Good morning, Bulletin readers. In today’s roundup: A longtime GOP operative with ties to the NRA could be the first American to face an espionage charge related to the Russia investigation. Gun violence is cutting down life expectancy, especially for black Americans. And House Democrats signal that they will push for an aggressive universal background check bill.

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House Democrats will prioritize a push for universal background checks. Representative Mike Thompson of California is planning to introduce a bill in Congress that would require a background check for every gun sale. It will include fewer exemptions than past proposals to expand background checks. While the measure is likely to find ample support in the Democratic-controlled House, it faces an uphill battle in the Senate.

Maria Butina’s American boyfriend has been the subject of an espionage investigation. Paul Erickson, a veteran Republican operative and National Rifle Association member with access to the gun group’s leaders, allegedly helped his girlfriend, the accused Russian spy Maria Butina, make inroads with prominent American conservatives. Now it has emerged that Erickson has received a “target letter” informing him that he has also been investigated as an unregistered agent of the Kremlin. If prosecuted, Erickson could be the first American embroiled in the Russia investigation to face an espionage charge. 

Gun violence may be dragging down black life expectancy, according to calculations by Boston University researchers. The scholars analyzed data from the Centers for Disease Control and Prevention from 2000 to 2016 and found that shootings shaved about 4.14 years off the life expectancy of black Americans, compared with 2.23 years for whites.

Texas lawmakers will consider at least 19 gun bills next year. Among them are a red flag bill, a measure to close the so-called gun show loophole, a proposal to require serial numbers for 3D-printed weapons, and a bill that would allow gun owners to openly carry their firearms without a permit. Texas Democrats have been pushing for a red flag bill since the Santa Fe High School shooting earlier this year, but the measure is unlikely to make it past the Republican governor, who has said he opposes it.

A federal appeals court upheld New Jersey’s high-capacity magazine ban. The three-judge panel rejected a gun lobby challenge to the state’s prohibition on magazines holding more than 10 rounds. “New Jersey’s law reasonably fits the State’s interest in public safety and does not unconstitutionally burden the Second Amendment’s right to self-defense in the home,” the judges wrote.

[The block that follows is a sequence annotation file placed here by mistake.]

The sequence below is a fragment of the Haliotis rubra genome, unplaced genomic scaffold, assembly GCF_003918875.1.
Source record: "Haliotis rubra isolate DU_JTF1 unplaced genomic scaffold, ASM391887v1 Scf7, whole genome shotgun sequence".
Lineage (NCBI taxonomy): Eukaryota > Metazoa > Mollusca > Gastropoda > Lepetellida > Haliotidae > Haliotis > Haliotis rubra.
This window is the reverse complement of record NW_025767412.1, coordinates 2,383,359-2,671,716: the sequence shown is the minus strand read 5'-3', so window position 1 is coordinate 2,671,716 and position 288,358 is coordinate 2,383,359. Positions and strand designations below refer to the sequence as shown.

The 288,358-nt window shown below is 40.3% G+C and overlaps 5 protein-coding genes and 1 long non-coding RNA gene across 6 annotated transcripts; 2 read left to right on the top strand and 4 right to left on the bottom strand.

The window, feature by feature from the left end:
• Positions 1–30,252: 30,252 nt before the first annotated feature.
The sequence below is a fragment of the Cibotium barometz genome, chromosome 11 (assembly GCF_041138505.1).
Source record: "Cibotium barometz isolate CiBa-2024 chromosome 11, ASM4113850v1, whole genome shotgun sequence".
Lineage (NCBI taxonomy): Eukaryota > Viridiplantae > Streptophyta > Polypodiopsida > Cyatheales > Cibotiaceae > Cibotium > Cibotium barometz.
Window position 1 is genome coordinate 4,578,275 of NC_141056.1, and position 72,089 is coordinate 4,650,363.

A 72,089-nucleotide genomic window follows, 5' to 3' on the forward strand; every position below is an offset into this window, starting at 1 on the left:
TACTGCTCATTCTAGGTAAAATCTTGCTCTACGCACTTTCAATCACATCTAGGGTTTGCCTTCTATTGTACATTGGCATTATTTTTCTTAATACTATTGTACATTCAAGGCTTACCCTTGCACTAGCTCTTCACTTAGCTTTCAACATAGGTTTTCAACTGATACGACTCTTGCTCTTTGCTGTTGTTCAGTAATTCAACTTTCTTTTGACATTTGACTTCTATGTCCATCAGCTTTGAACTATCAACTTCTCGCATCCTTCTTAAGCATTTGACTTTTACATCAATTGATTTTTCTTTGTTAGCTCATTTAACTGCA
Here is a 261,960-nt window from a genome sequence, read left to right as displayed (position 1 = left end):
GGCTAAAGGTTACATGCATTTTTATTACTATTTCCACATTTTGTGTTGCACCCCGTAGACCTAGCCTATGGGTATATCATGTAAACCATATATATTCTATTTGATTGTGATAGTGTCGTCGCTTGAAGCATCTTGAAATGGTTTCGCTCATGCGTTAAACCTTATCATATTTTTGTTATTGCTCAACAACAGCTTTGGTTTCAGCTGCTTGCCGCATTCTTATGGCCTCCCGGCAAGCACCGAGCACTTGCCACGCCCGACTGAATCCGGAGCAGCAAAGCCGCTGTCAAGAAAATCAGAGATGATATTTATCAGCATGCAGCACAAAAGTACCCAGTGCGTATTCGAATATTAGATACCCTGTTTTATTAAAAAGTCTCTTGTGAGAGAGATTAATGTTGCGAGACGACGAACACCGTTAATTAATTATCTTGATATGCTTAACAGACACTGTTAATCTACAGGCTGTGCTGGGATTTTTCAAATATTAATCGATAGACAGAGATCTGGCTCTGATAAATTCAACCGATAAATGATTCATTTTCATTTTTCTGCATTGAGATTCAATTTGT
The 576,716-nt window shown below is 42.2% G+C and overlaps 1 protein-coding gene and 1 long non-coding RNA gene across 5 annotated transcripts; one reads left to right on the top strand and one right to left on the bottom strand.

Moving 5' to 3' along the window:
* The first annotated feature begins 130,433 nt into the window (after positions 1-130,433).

Wisconsin Republicans want to prevent the next governor from banning guns in the Capitol. The measure is among the bills approved by GOP lawmakers in Wisconsin that seek to limit the power of the incoming Democratic governor, Tony Evers. The proposal now awaits the signature of outgoing Republican Governor Scott Walker. From The Trace archives: Skirmishes in state capitols over guns in government buildings are a front in the larger battle over so-called gun-free zones.

Florida’s pension fund is pushing for gun manufacturers to implement safety reforms. The state has joined a coalition of major pension funds and investment companies from several states that have adopted a set of voluntary principles aimed at encouraging gunmakers and retailers to act responsibly.

Two children were shot while playing with a gun in Kansas. Police say the children, ages 2 and 4, found a gun and were playing with it when it fired. Both kids were sent to the hospital with gunshot wounds to their hands. Their mother was taken into custody.  In Florida, a 3-year-old boy was shot while playing with a gun. He was struck in the leg after he and another child got hold of a loaded weapon while unsupervised. His stepmother may face charges. Children are likely to play with a gun if they find one. In one experiment involving more than a dozen 6- to 7-year-olds, all but two kids who “found” a gun that had been placed in a room by the researchers steered clear of the weapon.


Americans want to hear more about heroes, and less about gunmen, after mass shootings, according to a study published earlier this year in American Behavioral Scientist. Researchers surveyed more than 200 people about what types of news coverage interested them after a school shooting and found that most preferred stories about courageous bystanders — like Jason Seaman, the science teacher who was shot while disarming a 13-year-old school shooter in Indiana in May — than about perpetrators or their victims. One of the study’s co-authors said there could be a practical purpose behind the findings: “Interest in the hero-focused story may be interpreted as an information-seeking behavior, as it presumably would provide information about how to stop a mass murderer and avoid future victimization.” 

Separate research has found that unarmed bystanders are better at stopping active shooters than gun carriers — and that firearms provide no advantage in everyday self-defense.